Travis Scott is involved in a new effort to standardize safety measures at festivals across the U.S., a source familiar with the situation tells Billboard.
The embattled rapper, who is currently facing legal claims from nearly 2,800 Astroworld attendees after 10 people died and hundreds more were injured during his Nov. 5 performance at the festival, has spent the past three weeks working with The United States Conference of Mayors (USCM) on an initiative designed to put new safety protocols in place in the festival industry.
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The effort, which is currently soliciting participants for a working group, would mark the first time key stakeholders from multiple sectors — including government, music, public safety, emergency response, event management, health care and technology — have mounted a collective attempt to standardize health and safety measures at festivals nationwide.
According to the source, Scott has been reaching out to music industry leaders to secure their involvement in the endeavor. In a draft of a USCM agreement viewed by Billboard, “target participants” for the working group include Live Nation, AEG, Spotify and Apple as well as ticketing companies, record labels, management companies, talent agencies and the technology industry. Emergency preparedness, public safety and healthcare experts will also be approached.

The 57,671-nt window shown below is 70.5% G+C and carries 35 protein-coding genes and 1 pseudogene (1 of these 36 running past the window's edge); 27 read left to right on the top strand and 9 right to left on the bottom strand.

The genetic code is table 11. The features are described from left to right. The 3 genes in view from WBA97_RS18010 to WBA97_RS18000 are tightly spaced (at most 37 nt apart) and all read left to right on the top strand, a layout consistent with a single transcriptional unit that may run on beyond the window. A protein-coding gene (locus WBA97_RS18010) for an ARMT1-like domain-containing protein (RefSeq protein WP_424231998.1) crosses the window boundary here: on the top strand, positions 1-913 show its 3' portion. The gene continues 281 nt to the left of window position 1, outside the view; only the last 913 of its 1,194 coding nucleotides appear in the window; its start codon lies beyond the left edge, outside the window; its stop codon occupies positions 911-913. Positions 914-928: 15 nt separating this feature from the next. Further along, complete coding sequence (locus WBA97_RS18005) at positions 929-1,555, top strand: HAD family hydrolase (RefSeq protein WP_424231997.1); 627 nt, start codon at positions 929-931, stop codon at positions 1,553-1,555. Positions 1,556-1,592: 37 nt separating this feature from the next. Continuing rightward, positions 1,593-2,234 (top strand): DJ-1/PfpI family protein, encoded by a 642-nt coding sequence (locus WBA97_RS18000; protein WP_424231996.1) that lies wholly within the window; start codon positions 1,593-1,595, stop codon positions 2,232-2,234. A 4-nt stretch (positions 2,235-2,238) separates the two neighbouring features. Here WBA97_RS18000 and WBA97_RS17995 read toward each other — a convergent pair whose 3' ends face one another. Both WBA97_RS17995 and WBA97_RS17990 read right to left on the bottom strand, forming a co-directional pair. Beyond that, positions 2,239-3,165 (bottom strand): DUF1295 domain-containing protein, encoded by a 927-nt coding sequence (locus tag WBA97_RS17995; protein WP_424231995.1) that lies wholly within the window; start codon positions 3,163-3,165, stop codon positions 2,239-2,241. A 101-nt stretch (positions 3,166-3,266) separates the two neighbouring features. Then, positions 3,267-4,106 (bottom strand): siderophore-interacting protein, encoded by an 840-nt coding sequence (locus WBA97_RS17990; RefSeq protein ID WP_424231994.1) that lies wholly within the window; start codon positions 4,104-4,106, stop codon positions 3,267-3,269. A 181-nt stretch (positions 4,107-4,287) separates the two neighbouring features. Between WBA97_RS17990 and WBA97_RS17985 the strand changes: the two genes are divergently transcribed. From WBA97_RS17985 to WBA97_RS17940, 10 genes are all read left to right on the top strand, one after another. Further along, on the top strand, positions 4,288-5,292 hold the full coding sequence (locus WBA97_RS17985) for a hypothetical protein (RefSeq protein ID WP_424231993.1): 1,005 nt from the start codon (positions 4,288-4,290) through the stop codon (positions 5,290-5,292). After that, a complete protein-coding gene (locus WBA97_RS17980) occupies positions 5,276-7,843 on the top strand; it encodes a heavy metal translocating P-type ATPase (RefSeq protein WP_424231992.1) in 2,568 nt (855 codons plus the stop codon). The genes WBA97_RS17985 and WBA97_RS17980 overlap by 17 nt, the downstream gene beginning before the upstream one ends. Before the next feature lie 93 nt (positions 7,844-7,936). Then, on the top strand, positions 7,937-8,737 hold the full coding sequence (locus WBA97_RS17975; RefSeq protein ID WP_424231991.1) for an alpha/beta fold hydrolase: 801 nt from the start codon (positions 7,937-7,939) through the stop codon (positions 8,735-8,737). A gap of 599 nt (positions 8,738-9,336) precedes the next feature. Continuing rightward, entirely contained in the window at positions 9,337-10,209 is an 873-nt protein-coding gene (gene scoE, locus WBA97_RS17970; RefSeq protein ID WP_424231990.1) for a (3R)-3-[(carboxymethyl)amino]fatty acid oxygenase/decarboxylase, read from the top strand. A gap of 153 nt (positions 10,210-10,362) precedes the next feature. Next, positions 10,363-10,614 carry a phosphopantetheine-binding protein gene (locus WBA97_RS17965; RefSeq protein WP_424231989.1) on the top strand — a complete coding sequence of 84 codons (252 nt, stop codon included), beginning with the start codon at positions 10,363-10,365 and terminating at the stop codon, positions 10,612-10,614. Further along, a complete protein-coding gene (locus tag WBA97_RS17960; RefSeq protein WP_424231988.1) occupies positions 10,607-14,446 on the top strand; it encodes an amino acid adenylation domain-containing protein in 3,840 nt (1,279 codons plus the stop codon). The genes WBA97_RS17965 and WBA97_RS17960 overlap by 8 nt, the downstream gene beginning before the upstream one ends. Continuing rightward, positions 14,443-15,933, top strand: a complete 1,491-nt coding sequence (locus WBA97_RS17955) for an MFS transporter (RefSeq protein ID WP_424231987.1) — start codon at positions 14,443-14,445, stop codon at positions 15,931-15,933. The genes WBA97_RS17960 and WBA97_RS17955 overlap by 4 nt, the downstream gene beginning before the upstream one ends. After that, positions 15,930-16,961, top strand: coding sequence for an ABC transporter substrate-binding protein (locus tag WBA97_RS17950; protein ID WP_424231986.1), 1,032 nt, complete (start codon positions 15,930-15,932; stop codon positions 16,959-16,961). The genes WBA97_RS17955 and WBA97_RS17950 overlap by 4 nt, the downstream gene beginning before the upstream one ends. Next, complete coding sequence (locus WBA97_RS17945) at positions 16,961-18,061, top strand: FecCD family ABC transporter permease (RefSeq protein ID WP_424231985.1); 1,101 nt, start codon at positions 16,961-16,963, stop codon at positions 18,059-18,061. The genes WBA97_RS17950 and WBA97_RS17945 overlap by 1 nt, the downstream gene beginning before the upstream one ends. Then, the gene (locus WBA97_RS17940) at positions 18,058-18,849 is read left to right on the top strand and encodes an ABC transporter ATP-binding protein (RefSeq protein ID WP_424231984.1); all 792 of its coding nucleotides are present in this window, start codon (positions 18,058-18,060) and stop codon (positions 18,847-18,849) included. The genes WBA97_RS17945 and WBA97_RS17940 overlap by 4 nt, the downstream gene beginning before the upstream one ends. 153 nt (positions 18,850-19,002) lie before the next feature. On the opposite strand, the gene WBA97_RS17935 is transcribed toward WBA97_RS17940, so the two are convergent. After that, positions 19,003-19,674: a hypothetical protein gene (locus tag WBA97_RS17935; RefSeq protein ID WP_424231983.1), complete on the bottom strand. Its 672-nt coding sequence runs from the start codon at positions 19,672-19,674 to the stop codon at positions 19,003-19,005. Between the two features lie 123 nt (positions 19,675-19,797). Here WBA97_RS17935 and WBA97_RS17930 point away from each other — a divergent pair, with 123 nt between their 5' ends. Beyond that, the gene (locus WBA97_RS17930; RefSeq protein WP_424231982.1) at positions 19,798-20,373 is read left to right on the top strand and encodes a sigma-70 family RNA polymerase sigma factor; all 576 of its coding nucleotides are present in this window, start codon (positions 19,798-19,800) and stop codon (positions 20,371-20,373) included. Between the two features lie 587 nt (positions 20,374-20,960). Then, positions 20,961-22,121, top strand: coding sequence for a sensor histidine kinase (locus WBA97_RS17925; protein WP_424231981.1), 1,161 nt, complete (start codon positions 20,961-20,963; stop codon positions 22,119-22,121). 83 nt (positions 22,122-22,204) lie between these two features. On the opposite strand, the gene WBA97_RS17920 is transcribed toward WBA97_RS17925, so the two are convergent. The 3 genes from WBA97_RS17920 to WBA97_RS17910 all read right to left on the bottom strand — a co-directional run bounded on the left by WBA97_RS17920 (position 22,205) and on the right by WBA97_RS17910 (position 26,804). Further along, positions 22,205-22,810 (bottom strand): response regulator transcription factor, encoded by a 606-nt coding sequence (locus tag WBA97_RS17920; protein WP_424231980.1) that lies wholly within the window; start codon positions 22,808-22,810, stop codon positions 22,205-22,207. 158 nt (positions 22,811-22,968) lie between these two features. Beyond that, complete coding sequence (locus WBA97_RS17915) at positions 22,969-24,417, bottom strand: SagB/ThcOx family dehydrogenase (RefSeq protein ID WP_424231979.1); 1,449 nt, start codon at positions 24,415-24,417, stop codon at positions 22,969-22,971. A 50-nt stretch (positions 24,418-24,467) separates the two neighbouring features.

Entitled “Ensuring Festival Safety,” the agreement notes that a comprehensive report based on discussions and research conducted among the working group’s participants and outside experts will be compiled between January and June 2022. The report will include findings and recommendations on issues including chain of command and authority, clear lines of communication, crowd management and monitoring, enforcement of health and safety protocols and the adoption of new technologies and innovations to help address safety concerns. Once complete, it will be released electronically to 1,400 cities and other relevant stakeholders and be made publicly available online at usmayors.org.
“It is our hope that this report serves as the new safety and security blueprint for all festivals,” the agreement reads.
USCM will announce the initiative at the 2022 USCM Winter Meeting in Washington, D.C., slated for Jan. 19-21, 2022. The final report and recommendations will be discussed during a subsequent USCM webinar, to feature select working group members and experts.
Within USCM, the report will be led by Reno Mayor and USCM’s vp strategy Hillary Schieve, who chairs the organization’s Tourism, Arts, Park, Entertainment and Sports Committee. USCM’s Mayors and Police Chiefs Task Force as well as its Criminal and Social Justice Committee will also help spearhead the effort.
In the wake of the Astroworld tragedy, safety and live events experts have noted multiple safety failures at the festival, including lapses in crowd management as well as the hire of inexperienced security staff amid a global labor shortage in the touring industry. In addition to Scott, Astroworld promoter Live Nation and other festival organizers have been named in the various lawsuits, which were recently consolidated into a single giant case.